Council of Scientific & Industrial Research Current Affairs - 2020

CSIR and CNRS, France inks MoU for Promotion of Scientific and Technological Research

A Memorandum of Understanding (MoU) was signed between India’s Council of Scientific & Industrial Research (CSIR), and France’s National Centre for Scientific Research (CNRS) to establish a framework for cooperation between two institutes towards promotion and support of scientific and technological research.

Highlights of MoU

The MoU was signed with a view of potentially beneficial and synergistic cooperation possibilities between CSIR and CNRS for translating science into technology. Both CSIR and CNRS may explore strengthening their cooperation towards fostering joint innovation and transfer of technologies applicable to India and France as well as to other nations.

The cooperation between two could include promoting technology transfer, sharing good practices and enhancing industry-academia cooperation. Broad research areas of mutual interest include environment and climate change studies; health research; biotechnology (including plant and marine biotechnology); material science and technology; engineering science and technology; and water research.

Background: Just like India and France have been natural partners, the CSIR and CNRS have had longstanding relations starting from 1975. The CSIR labs- CSIR-IICT (Indian Institute of Chemical Technology) and CSIR-NCL (National Chemical Laboratory) are currently implementing joint programmes with CNRS, which have generated several joint publications, patents and Ph.Ds. MoU is expected to boost cooperation even further between CSIR and CNRS and will contribute towards many critical areas like health, water, energy and climate change, etc. as well as contribute towards addressing the global challenges.

About National Centre for Scientific Research (CNRS), France

It is Europe’s largest fundamental research organization. Founded in 1939, CNRS is an interdisciplinary public research organisation under the administrative supervision of French Ministry of Higher Education and Research. With 22 Nobel Laureates and 12 Field medal recipients, CNRS ranks among the leading global research institutions for its excellent research and innovation achievements. CNRS carries out research in different areas and performs fundamental research on applied objectives with French companies in France and also abroad. It has thus set up 4 such co-funded centers with industry partnership in Japan, Singapore and Chin to address local needs.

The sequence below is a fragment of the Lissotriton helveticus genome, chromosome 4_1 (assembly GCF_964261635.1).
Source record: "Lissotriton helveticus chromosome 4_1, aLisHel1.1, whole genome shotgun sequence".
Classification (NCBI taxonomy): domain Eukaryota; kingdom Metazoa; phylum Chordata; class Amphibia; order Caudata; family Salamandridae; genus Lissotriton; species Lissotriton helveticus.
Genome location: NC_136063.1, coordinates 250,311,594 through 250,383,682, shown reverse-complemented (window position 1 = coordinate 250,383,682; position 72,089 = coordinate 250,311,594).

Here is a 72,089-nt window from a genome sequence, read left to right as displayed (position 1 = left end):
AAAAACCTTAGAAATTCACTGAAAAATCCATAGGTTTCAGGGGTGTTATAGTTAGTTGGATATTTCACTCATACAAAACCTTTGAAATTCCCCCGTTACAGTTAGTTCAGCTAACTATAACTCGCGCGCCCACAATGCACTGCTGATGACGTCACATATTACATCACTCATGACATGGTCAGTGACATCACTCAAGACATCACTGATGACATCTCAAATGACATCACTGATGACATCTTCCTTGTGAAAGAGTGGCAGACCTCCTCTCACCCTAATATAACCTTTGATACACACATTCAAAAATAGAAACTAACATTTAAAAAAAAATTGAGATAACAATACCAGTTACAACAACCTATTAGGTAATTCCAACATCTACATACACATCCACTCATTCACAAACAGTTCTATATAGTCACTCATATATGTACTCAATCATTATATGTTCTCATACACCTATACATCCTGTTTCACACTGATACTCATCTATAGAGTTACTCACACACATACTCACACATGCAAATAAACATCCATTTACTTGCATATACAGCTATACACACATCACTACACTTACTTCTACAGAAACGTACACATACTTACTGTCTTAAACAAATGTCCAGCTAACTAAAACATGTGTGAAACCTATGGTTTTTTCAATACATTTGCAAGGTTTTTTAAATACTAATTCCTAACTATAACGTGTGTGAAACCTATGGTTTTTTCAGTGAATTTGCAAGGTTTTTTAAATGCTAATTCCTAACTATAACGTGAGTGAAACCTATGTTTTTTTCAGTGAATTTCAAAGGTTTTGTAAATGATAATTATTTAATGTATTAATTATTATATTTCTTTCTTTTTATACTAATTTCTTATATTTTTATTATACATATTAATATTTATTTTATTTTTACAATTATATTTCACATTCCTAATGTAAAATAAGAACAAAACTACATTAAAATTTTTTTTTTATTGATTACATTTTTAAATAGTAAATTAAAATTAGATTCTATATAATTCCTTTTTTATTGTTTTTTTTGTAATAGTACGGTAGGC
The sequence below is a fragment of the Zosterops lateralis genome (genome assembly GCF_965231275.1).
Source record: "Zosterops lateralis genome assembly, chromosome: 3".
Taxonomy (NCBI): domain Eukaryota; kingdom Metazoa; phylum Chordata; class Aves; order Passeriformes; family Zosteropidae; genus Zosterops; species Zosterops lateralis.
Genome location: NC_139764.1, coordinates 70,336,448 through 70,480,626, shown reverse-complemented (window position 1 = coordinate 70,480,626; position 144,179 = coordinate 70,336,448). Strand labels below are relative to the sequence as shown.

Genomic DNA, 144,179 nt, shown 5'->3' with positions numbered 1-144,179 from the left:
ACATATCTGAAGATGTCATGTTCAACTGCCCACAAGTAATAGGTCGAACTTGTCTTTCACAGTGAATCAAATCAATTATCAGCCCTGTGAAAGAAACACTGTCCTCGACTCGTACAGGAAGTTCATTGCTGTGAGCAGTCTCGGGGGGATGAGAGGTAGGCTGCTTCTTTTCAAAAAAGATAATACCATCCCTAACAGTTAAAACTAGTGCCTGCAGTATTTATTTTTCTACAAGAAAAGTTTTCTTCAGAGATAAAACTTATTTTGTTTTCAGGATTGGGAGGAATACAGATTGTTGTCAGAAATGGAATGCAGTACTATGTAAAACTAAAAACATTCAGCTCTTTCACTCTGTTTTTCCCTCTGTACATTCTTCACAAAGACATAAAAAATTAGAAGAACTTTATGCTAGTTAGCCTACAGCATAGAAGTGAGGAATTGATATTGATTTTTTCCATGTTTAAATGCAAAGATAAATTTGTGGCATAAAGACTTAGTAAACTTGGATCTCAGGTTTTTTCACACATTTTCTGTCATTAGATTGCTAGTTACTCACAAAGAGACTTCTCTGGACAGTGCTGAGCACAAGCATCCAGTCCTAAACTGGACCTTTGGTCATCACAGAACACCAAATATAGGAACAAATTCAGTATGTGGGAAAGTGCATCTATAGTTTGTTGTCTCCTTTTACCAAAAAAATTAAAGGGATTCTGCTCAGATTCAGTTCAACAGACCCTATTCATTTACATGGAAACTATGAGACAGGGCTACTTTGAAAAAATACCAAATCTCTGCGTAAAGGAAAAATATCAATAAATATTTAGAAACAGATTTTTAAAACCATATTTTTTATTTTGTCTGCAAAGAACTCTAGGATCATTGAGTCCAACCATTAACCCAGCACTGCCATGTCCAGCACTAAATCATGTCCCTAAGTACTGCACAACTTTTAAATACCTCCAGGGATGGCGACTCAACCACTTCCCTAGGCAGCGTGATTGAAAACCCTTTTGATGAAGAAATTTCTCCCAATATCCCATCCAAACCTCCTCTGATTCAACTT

About Council of Scientific & Industrial Research (CSIR), India

It is the largest publically funded multi-disciplinary industrial Research & Development organization in India. It was set up in 1942 as an autonomous body and is now under the administrative supervision of Union Ministry of Science and Technology. The R&D institutes of CSIR conduct research in a wide spectrum of science and technology. CSIR India caters to technological needs of Indian as well as foreign industries based in India as well as abroad.

Scientists sequence Asiatic lion’s Genome for the first time

The scientists from Council of Scientific & Industrial Research’s (CSIR)-Centre for Cellular and Molecular Biology in Hyderabad, for the first time sequenced the entire genome of Asiatic lion.

Key Highlights of Study

  • The population of Asiatic lion, an endangered species is very low. At present only 523 animals are found in the Gir forests in Gujarat.
  • Need for Conservation: The study of genomes unraveled evolutionary history of Asiatic lion. It noted that evaluation of genetic diversity (i.e. the total number of genetic characteristics of a species which serves as a way for populations to adapt to changing environments) placed Asiatic lion in lowest bracket of genomic diversity index which highlights the gravity of its conservation status.
  • Multi-Pronged Approach: As per scientist for conservation of Asiatic lions it is crucial to adopt a multi-pronged approach. Therefore, genome study which will identifying characteristics which are specific to Asiatic lions will enable better population and disease management of endangered big cat.
  • Importance: The genome sequencing of Asiatic lions would enable scientists to better understand their evolution. With better understanding they can develop specific markers to study Asiatic lion’s population genetics (it means the differences at gene level within a population) and can further get newer insights into their population status and subsequent management.
  • Significance: Until now only partial genomic information of African lion is available. Therefore a comparative genomics between both African lion and Asiatic lions can only be undertaken once complete genome of African lion is sequenced. Therefore, once complete genome of African Cheetah, Royal Bengal tiger, and Jaguar will be available, the comparative studies of all these big cats would be possible.
  • This signifies that final objective of scientists is to understand species at DNA level and study that if there are any specific problems with regard to adaptability of Asiatic Lion to environment or behaviour vis-à-vis other big cats.

About Asiatic Lion

  • They are also known as Indian Lion, and Scientific Name is Panthera Leo Persica.
  • IUCN Red List Status: Endangered
  • They are also Listed in Schedule I of Wildlife (Protection) Act 1972, in Appendix I of Convention on International Trade in Endangered Species (CITES).
  • At present the only home of Asiatic lion is Gir National Park and Wildlife Sanctuary in Gujarat.
  • Threats: Asiatic lion presently exists as a single sub-population. They are vulnerable to extinction from unpredictable events, like epidemic or large forest fire and in recent years poaching incidents were also indicated.